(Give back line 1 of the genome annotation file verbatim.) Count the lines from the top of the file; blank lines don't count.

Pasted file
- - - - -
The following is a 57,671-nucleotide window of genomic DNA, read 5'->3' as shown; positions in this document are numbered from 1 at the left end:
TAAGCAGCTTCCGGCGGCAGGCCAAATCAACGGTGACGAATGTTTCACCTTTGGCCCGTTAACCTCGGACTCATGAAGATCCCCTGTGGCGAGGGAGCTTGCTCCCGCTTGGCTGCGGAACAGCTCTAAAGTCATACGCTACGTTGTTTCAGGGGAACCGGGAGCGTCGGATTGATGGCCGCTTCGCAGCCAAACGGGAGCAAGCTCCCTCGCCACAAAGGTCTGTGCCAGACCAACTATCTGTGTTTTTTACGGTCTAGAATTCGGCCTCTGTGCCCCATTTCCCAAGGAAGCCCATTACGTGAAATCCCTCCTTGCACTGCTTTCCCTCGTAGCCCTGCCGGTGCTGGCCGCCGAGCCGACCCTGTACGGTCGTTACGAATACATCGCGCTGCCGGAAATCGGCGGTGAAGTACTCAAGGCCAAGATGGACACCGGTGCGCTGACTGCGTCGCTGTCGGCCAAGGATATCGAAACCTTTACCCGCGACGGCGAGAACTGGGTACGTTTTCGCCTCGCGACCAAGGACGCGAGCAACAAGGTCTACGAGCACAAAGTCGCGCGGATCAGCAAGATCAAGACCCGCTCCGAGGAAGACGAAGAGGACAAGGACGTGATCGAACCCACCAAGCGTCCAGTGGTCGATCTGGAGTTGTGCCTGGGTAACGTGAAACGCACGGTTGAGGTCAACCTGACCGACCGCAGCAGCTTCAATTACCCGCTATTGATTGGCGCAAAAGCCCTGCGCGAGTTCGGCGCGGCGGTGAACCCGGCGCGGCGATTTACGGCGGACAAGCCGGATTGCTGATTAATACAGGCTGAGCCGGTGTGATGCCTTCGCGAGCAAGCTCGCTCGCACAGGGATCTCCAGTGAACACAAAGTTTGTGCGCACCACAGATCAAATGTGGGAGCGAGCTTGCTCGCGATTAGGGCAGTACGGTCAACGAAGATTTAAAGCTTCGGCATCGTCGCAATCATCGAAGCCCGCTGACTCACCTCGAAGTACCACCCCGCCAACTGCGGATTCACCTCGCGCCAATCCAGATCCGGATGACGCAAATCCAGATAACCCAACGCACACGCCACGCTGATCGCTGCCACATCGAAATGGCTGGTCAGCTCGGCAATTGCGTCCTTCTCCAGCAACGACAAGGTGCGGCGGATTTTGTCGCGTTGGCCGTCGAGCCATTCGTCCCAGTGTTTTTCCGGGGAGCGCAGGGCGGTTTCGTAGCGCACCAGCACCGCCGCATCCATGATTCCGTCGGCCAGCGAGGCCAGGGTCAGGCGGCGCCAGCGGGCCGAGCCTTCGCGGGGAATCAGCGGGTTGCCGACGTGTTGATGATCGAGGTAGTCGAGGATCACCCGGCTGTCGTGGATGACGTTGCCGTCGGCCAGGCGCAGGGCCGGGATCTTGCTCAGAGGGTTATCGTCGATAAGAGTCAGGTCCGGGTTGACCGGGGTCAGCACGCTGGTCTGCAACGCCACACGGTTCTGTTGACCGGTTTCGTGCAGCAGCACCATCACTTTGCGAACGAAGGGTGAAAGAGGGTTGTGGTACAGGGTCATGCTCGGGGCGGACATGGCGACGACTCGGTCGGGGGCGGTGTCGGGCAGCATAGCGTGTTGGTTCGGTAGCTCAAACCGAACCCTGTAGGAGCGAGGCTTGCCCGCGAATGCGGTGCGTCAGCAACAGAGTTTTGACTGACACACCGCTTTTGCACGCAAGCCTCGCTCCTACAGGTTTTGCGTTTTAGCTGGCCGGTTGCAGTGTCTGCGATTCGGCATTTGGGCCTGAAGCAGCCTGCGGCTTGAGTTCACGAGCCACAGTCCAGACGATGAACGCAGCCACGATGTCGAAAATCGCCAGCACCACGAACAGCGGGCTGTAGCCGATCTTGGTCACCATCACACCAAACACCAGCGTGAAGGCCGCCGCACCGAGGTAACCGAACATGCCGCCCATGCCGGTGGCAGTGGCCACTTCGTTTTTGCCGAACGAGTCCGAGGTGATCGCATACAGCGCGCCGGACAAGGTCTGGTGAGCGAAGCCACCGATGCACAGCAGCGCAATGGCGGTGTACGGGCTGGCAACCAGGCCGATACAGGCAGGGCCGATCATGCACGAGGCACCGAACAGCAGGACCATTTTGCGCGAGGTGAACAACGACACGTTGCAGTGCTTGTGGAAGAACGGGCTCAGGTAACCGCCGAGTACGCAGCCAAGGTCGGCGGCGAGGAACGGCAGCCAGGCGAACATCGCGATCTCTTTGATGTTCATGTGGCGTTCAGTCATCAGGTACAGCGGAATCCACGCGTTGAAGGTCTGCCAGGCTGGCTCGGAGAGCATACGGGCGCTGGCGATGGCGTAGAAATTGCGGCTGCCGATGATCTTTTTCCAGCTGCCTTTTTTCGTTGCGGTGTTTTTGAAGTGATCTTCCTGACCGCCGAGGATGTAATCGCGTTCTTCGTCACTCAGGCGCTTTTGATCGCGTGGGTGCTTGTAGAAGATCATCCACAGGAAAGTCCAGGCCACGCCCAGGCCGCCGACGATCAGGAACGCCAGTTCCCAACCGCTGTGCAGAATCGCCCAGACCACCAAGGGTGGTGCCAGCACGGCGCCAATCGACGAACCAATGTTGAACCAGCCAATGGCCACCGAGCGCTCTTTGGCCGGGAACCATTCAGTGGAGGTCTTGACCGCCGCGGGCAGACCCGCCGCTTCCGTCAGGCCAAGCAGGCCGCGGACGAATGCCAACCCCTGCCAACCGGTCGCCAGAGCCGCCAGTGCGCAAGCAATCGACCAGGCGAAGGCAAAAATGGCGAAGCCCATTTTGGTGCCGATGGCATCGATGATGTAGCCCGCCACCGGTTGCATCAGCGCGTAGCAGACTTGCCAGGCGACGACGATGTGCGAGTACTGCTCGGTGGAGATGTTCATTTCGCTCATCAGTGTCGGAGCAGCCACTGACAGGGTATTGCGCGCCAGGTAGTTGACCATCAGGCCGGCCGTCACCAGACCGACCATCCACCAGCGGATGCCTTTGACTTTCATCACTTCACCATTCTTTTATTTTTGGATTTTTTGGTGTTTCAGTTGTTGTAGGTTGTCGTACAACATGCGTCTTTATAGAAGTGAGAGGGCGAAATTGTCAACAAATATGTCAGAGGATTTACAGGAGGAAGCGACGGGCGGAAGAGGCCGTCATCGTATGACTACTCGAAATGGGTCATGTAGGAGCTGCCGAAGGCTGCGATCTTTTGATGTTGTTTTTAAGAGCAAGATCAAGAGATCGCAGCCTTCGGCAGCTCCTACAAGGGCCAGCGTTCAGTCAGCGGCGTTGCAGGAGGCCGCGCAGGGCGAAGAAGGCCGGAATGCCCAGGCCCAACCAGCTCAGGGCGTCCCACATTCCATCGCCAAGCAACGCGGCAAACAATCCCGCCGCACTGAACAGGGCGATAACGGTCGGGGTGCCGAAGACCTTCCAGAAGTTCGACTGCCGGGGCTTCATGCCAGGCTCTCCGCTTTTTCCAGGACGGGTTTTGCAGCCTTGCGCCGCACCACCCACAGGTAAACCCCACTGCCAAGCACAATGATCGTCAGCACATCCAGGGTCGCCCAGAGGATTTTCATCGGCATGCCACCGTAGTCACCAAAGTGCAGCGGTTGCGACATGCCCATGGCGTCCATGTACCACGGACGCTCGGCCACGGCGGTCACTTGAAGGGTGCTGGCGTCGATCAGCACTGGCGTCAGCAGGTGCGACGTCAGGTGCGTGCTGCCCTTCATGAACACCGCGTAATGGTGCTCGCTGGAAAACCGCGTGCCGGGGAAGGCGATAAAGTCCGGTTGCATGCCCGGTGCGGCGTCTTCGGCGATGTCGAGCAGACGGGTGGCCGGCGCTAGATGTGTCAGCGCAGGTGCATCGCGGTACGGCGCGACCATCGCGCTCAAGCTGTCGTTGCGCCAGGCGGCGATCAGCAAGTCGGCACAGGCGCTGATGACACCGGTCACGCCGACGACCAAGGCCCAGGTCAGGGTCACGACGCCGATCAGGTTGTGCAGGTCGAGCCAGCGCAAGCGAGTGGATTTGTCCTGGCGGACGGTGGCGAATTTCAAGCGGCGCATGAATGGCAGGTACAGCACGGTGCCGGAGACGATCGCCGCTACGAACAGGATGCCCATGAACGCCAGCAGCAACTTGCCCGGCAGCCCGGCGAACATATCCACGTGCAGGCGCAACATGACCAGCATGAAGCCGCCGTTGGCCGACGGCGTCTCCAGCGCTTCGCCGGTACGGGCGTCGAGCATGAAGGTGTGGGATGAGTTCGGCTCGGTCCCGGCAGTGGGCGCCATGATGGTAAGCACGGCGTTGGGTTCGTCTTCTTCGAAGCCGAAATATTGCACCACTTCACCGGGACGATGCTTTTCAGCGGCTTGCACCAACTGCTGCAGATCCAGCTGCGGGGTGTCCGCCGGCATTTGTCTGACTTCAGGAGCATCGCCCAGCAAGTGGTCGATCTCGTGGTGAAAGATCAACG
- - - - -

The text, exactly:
The following is a 57,671-nucleotide window of genomic DNA, read 5'->3' as shown; positions in this document are numbered from 1 at the left end: